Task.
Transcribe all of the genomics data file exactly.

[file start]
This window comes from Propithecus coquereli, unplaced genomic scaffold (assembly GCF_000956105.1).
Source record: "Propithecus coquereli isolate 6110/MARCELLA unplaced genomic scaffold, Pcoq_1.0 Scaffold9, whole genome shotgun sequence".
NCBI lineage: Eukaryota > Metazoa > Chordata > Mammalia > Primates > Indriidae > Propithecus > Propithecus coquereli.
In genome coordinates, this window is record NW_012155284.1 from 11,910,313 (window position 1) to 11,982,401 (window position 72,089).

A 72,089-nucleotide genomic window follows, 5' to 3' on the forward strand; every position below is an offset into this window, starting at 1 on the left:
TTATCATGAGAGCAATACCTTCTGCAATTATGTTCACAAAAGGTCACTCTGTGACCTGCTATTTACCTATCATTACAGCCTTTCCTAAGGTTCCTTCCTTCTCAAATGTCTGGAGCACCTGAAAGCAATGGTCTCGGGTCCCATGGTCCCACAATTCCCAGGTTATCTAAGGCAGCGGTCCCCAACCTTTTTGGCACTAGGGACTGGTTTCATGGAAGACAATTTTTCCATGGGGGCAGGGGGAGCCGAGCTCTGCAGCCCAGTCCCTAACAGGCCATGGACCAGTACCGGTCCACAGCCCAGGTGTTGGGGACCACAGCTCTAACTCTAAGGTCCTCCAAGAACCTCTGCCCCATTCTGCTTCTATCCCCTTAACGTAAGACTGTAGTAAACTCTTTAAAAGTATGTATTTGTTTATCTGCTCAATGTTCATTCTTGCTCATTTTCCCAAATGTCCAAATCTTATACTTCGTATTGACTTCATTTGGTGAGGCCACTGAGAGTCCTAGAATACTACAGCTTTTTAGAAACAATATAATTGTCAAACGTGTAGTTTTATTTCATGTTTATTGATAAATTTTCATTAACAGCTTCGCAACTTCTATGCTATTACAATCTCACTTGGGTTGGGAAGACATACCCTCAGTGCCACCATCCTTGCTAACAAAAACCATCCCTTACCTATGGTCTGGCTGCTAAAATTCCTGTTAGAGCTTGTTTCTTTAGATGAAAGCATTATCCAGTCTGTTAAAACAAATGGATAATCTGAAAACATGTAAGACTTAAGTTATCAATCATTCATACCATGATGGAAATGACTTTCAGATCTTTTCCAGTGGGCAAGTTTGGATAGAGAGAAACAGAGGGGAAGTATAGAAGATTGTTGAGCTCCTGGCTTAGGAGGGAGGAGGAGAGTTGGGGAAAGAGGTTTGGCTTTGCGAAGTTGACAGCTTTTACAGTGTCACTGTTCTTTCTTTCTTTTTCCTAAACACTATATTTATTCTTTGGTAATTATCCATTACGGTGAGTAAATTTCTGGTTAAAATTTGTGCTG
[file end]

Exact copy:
This window comes from Propithecus coquereli, unplaced genomic scaffold (assembly GCF_000956105.1).
Source record: "Propithecus coquereli isolate 6110/MARCELLA unplaced genomic scaffold, Pcoq_1.0 Scaffold9, whole genome shotgun sequence".
NCBI lineage: Eukaryota > Metazoa > Chordata > Mammalia > Primates > Indriidae > Propithecus > Propithecus coquereli.
In genome coordinates, this window is record NW_012155284.1 from 11,910,313 (window position 1) to 11,982,401 (window position 72,089).

A 72,089-nucleotide genomic window follows, 5' to 3' on the forward strand; every position below is an offset into this window, starting at 1 on the left:
TTATCATGAGAGCAATACCTTCTGCAATTATGTTCACAAAAGGTCACTCTGTGACCTGCTATTTACCTATCATTACAGCCTTTCCTAAGGTTCCTTCCTTCTCAAATGTCTGGAGCACCTGAAAGCAATGGTCTCGGGTCCCATGGTCCCACAATTCCCAGGTTATCTAAGGCAGCGGTCCCCAACCTTTTTGGCACTAGGGACTGGTTTCATGGAAGACAATTTTTCCATGGGGGCAGGGGGAGCCGAGCTCTGCAGCCCAGTCCCTAACAGGCCATGGACCAGTACCGGTCCACAGCCCAGGTGTTGGGGACCACAGCTCTAACTCTAAGGTCCTCCAAGAACCTCTGCCCCATTCTGCTTCTATCCCCTTAACGTAAGACTGTAGTAAACTCTTTAAAAGTATGTATTTGTTTATCTGCTCAATGTTCATTCTTGCTCATTTTCCCAAATGTCCAAATCTTATACTTCGTATTGACTTCATTTGGTGAGGCCACTGAGAGTCCTAGAATACTACAGCTTTTTAGAAACAATATAATTGTCAAACGTGTAGTTTTATTTCATGTTTATTGATAAATTTTCATTAACAGCTTCGCAACTTCTATGCTATTACAATCTCACTTGGGTTGGGAAGACATACCCTCAGTGCCACCATCCTTGCTAACAAAAACCATCCCTTACCTATGGTCTGGCTGCTAAAATTCCTGTTAGAGCTTGTTTCTTTAGATGAAAGCATTATCCAGTCTGTTAAAACAAATGGATAATCTGAAAACATGTAAGACTTAAGTTATCAATCATTCATACCATGATGGAAATGACTTTCAGATCTTTTCCAGTGGGCAAGTTTGGATAGAGAGAAACAGAGGGGAAGTATAGAAGATTGTTGAGCTCCTGGCTTAGGAGGGAGGAGGAGAGTTGGGGAAAGAGGTTTGGCTTTGCGAAGTTGACAGCTTTTACAGTGTCACTGTTCTTTCTTTCTTTTTCCTAAACACTATATTTATTCTTTGGTAATTATCCATTACGGTGAGTAAATTTCTGGTTAAAATTTGTGCTG